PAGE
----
Oct 9, 2015

The European Commission decided on April 19, 2010 to formally launch the European Databank of Medical Devices (Eudamed) on May 1, 2011. Eudamed contains data on:

  • ‘Actors’ (manufacturers and authorised representatives);
  • Devices (Active Implantable Medical Devices, Medical Devices and In-Vitro Diagnostic Medical Devices);
  • Certificates (issued by Notified Bodies);
  • Incidents (only the National Competent Authority Reports);
  • Clinical Investigations.

Only the European Commission and the European Competent Authorities can enter data or get access to data entered by others.

The creation of Eudamed was in response to the growing need for a collective and shared post-market surveillance system. Directives 90/385/EEC on active implantable medical devices, 93/42/EEC on medical devices, and 98/79/EC on in-vitro diagnostic medical devices contain articles requiring such a database. To this end, Eudamed serves as a database that collects details on incidents and, according to the European Commission, "contributes to a uniform application of those Directives, in particular in relation to registration requirements." Related to this goal, Eudamed includes information on incidents or near-incidents of a particular medical device that are considered to be of importance to other Member States.

Global Medical Device Nomenclature

Exchange of information within a database like Eudamed requires unambiguous device descriptions. To that aim, the Global Medical Device Nomenclature (GMDN) has been translated in 20 member states’ languages. GMDN provides the so-called ‘preferred terms’ that will refer to a specific type of device and can be identified by a single five-digit code. The GMDN database of preferred terms is managed by the GMDN agency. One of the drawbacks of GMDN is the fee users must pay for every term they upload. Therefore there are other global nomenclature systems that compete with GMDN that further hamper its introduction.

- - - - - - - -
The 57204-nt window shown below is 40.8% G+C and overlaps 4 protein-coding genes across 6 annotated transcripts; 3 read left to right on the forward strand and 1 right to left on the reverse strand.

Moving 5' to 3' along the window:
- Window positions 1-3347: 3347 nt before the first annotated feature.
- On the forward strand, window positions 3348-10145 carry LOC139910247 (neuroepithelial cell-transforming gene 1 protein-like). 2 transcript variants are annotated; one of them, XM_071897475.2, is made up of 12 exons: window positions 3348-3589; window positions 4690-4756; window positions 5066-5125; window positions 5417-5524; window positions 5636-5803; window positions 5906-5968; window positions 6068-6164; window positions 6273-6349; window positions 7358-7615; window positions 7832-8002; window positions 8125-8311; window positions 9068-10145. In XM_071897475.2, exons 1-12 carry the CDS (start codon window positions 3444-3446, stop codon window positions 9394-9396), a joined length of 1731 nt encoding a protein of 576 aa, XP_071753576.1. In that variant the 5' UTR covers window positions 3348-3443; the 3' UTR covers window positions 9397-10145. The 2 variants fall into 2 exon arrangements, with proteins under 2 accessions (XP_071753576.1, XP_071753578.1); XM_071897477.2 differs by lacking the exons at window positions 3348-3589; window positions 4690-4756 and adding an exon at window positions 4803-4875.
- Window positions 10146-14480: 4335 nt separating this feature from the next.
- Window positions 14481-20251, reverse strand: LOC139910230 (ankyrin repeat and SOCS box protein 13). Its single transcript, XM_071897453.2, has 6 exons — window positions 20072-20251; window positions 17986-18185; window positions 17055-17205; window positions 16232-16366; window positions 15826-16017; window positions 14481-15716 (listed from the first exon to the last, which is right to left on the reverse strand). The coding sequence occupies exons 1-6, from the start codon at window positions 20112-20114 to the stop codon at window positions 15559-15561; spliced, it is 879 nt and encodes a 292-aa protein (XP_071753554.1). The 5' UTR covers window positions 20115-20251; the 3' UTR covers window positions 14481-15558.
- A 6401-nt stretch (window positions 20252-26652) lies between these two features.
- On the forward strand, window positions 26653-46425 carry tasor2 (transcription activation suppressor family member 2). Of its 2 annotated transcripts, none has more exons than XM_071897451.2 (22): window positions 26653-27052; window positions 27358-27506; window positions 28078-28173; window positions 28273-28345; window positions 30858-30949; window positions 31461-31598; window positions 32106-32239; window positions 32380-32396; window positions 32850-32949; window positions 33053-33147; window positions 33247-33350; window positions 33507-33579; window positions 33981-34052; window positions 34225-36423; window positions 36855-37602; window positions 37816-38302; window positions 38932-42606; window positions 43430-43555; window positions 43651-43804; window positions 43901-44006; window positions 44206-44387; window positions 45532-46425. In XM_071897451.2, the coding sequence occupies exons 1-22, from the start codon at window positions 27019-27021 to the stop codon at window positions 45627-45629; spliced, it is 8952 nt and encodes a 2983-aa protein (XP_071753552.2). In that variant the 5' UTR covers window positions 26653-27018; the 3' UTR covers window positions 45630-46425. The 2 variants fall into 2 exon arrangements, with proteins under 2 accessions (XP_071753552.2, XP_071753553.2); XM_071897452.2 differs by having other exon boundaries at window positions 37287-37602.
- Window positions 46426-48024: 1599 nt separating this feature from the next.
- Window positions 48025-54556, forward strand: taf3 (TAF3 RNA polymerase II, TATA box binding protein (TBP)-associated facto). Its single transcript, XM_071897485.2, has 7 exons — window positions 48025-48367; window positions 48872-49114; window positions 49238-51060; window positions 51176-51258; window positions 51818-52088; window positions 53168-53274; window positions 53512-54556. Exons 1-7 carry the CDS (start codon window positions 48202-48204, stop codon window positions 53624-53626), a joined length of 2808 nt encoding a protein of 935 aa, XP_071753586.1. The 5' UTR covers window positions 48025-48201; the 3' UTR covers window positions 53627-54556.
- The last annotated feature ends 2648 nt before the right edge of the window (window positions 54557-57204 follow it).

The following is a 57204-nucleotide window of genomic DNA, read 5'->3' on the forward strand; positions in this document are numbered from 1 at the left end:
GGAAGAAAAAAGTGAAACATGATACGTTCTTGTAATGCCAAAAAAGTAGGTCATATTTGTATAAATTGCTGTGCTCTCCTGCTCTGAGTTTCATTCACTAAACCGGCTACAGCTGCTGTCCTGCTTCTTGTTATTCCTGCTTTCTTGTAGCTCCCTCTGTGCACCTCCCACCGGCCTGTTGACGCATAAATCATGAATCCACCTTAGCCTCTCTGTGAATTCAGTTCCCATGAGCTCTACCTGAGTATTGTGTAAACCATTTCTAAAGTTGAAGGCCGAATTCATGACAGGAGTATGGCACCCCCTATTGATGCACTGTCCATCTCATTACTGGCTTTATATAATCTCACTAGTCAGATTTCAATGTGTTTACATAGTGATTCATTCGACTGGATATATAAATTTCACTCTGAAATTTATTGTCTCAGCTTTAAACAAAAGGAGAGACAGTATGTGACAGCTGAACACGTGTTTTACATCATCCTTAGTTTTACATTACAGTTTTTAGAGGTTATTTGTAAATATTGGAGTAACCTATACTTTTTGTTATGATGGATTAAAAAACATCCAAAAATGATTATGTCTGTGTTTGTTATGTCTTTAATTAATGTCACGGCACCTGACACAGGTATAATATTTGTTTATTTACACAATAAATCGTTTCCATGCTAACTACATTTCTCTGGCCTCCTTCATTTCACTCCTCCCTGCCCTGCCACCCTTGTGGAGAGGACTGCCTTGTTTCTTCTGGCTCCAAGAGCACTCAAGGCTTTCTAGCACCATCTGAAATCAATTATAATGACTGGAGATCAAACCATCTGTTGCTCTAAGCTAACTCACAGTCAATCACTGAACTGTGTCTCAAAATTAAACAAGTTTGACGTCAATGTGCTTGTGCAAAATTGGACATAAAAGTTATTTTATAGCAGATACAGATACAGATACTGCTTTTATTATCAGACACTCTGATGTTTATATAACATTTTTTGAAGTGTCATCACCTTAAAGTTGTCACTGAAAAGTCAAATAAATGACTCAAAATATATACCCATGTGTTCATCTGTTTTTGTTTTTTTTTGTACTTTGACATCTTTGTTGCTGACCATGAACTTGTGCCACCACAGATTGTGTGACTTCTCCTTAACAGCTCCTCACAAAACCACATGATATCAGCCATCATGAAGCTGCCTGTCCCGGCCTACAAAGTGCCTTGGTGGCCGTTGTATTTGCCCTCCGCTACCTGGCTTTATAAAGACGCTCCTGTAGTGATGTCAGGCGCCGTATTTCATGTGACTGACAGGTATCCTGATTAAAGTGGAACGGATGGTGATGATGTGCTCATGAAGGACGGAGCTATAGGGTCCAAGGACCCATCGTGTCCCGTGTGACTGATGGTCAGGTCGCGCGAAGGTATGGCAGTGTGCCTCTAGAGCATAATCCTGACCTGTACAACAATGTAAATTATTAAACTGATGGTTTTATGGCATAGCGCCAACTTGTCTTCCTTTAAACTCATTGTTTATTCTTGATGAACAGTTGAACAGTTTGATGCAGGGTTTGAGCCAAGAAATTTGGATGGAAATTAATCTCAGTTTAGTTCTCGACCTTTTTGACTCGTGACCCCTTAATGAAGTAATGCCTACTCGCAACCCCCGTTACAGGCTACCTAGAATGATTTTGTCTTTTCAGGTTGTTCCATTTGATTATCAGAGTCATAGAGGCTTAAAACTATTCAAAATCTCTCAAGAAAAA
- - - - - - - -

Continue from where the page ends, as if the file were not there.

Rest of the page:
Eudamed in practice

For manufacturers, the introduction of Eudamed simplified notification procedures. It is no longer required to register all in-vitro diagnostic devices in every member state before marketing in a Member State. Class IIa, Class IIb, and Class III medical devices only must be notified in Member States that require this registration in their transposition of the Medical Devices Directive.

A survey amongst the Member States, published in October 2012, provides insight in how these main users experience Eudamed. Although they access Eudamed to search data on Actors and Devices and they exchange vigilance data with other member states through Eudamed, there is room for improvement:

  • There are indications of under reporting as one Member State had entered more then 10,000 actors and 11 Member States recorded less then 100. The same goes for the numbers of devices, where two Member States recorded more than 50,000 devices each and 10 recorded less then 500.
  • Of the 28 member states, five recorded more than 100 NCAR’s, while 13 reported nothing.
  • A sample of data entered after May 2011 was found to be accurate in 92% of the samples; 6% of mandatory fields were fulfilled with ‘NA’. On average, 42% of the optional fields were used.
  • Where the accuracy of data for NCAR’s and Clinical Investigation reached a 100% accuracy, actors and devices were accurate in 90% of the cases and the certificates module in 80%.
  • In 2012, just over a third of the Member States reported they were using Eudamed for market surveillance for making decisions regarding clinical investigations. And a significant minority didn’t use Eudamed for searching modules.
  • The transposition of the Directives into national law appears to be heterogeneous, leading to national databases that are not fully reflected in the Eudamed data.

In conclusion, Eudamed works and has an added value. But it is also clear the current Eudamed doesn’t meet expectations. It is expected that the Regulations will result in developing Eudamed into a comprehensive and transparent database for medical devices.


  • Ronald Boumans